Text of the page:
Restless: Soft, Conventional Van Sant

The gifted Gus Van Sant is nothing if not an unpredictable director.  As a filmmaker, he’s been consistently attracted to the portraiture of American youth, usually working class youth—its confusion, alienation, disturbance.  In his best work (“My Own Private Idaho”), he has illuminated what it is to be an outsider, living in the periphery of dominant culture and the margins of mainstream society.

A regular presence at the Cannes Film Fest, Van Sant has won the 2002 top awars, the Palme d’Or for “Elephant.”  That picture could be considered the first segment of a trilogy, which includes “Last Days” and “Paranoid Park,” all of which were shown in the main competition at Cannes, and all of which displayed his distinctive vision and unique style.

It is therefore with great regret that I have to describe his latest effort, “Restless,” which served as the opener of the Cannes’ secondary series, Certain Regard series (probably because it was not good enough), as a mediocre effort at best, and an artistic disappointment at worst.  Simple to a fault, this romantic melodrama between two doomed youngsters lacks the nuance, dramatic tension, and bravura visual style we have come to expect from Van Sant.

“Restless” is anything but what its title suggests or implies.  The movie unfolds as a rather static, emotionally inert tale, which goes through the familiar motions of death and dying without leaving much of an impact.

Though the movie is well shot and well acted, it doesn’t help that its vision is limited and that there are only two characters. What you see on screen in “Restless” is what you get; there is no subtext, no subtlety.  As such, the movie might be the most conventional, borderline banal, picture that Van Sant has made in his 25-year career.

The gifted Mia Wasikowska, who may be the busiest actress this year (she appeared back to back in “Alice in Wonderland,” “The Kids Are All Right,” and most recently, “Jane Eyre”) plays Annabel Cotton, a beautiful and charming terminal cancer patient with a deep felt love of life and the natural world, specifically water birds.

Initially, she is contrasted with Enoch Brae (Henry Hopper, son of Dennis Hopper), a young man who has dropped out of school (and life), after an accident that had claimed the life of his parents. As a result, he has become a funeral junkie, who’s obsessed with death. Elegantly dressed in white shirt, black tie and jacket, he goes from one memorial service to another.

When these two outsiders meet by chance at a funeral, they find an unexpected common ground in their unique experiences of the world. For Enoch, this (fantasy) world includes his best friend Hiroshi (Ryo Kase), who happens to be the ghost of a Kamikaze fighter pilot. For Annabel, it involves an admiration of Charles Darwin and an interest in how other creatures live.

The last thing on Enoch’s mind is to befriend and court a girl, and so he rejects with a good deal of cynicism (actually self-protection) Annabel’s efforts to get closer to him. However, upon learning of Annabel’s imminent early passing, Enoch offers to help her go through her last days. What begins as sort of a “rescue” mission gradually turns into an irreverent abandon, tempting fate and even death itself.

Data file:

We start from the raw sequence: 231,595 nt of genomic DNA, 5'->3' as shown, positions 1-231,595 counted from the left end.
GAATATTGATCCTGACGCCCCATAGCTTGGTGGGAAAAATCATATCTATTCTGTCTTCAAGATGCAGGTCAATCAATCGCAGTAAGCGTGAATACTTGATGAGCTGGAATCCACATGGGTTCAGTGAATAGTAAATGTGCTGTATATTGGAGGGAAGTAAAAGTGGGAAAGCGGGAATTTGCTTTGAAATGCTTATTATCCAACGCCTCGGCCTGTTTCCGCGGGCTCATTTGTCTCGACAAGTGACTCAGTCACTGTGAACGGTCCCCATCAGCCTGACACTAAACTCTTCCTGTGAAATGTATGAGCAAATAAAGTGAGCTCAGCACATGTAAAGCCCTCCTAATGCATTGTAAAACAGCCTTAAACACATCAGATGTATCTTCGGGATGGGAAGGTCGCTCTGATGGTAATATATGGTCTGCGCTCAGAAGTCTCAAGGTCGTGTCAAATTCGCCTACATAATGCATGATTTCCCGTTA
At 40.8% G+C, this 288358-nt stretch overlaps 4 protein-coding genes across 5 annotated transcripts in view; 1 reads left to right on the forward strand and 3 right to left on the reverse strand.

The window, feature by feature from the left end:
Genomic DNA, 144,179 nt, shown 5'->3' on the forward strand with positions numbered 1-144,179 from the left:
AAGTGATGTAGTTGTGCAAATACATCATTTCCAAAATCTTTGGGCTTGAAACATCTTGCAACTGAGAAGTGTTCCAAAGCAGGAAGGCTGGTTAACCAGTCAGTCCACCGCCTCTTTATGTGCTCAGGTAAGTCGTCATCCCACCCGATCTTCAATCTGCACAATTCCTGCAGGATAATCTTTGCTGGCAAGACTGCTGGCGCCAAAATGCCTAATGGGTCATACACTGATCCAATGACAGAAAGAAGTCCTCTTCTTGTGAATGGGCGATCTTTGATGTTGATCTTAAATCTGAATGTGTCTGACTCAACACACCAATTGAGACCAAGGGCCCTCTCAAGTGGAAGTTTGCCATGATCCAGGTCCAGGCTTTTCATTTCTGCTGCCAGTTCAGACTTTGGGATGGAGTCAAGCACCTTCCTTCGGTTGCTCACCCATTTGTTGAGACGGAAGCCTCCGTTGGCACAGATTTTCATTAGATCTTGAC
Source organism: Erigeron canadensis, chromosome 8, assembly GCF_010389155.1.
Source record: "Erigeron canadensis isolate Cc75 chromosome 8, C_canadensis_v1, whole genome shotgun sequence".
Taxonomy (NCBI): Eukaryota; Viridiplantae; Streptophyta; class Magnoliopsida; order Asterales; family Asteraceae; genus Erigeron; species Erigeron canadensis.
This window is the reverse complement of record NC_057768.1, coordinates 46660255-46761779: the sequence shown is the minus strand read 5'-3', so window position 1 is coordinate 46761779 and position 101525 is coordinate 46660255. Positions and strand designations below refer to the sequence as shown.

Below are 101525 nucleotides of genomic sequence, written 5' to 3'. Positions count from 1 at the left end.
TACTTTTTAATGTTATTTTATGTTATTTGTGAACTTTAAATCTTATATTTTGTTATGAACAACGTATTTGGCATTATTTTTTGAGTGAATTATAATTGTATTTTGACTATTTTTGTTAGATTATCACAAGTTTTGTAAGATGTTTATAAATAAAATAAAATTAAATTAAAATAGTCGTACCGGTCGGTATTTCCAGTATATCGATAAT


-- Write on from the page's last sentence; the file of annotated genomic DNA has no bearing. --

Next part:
It soon becomes clear that both Enoch and Annabel are experiencing their first true love; in her case, it’s also the last one. Clearly, some of their meetings evoke memorable eccentric romances, such as “Harold and Maude,” which must have inspired the writer, Jason Lew. Other scenes contain cute and cutesy lines that belong to a schmaltzy picture like the 1970 blockbuster “Love Story.”

As their unique love for each other grows, the realities of the surrounding world are closing in on them. Daring, childlike, and incurably romantic, the two bravely face what life has in store for them. Fighting with playfulness and originality pain, anger, and ultimately loss the two misfits try to make (and live by) their own rules. Inevitably, though, their journey begins to collide with the unstoppable march of time as Annabel’s condition deteriorates.

It’s hard to see what precisely has attracted Van Sant to the material as he doesn’t bring any particularly illuminating insights to the tale or to the characters of its two protagonists. In theory, the movie is meant to be a hymn to life, a celebration of the redemptive power of love, but in practice, most of what unfolds on screen is not only overly familiar from numeorus other tales, but also pedestrain.

Most of the film’s problems reside in the conception and writing by first-timer Jason Lew, who was a classmate at NYU of Bryce Dallas Howard (the daughter of Ron Howard), who’s credited as a producer. The episodic screenplay betrays its origins as a collection of short stories and vignettes, which were then developed into a play.

Van Sant and Lew tend to isolate their prtagonists from their surrounding realities. Enoch has two scenes with his aunt, played by Jane Adams, who’s totally wasted. For her part, Annabel has a family, but her interactins with her sister and mother are limited too.

Lacking subtlety and depth, “Restless” gives the impression of an unfinished screenplay and a movie that might have been executed too quickly, without fully developing its drmatic potential.

I have been a keen observer of Van Sant’s interestng career from its very beginnings, and for the sake of being fair, I would like to commend him for at least not making a schmaltzy Hollywood picture like the crass and cutesy “Love Story,” or a tear-jerking sentimental TV Movie of the Week.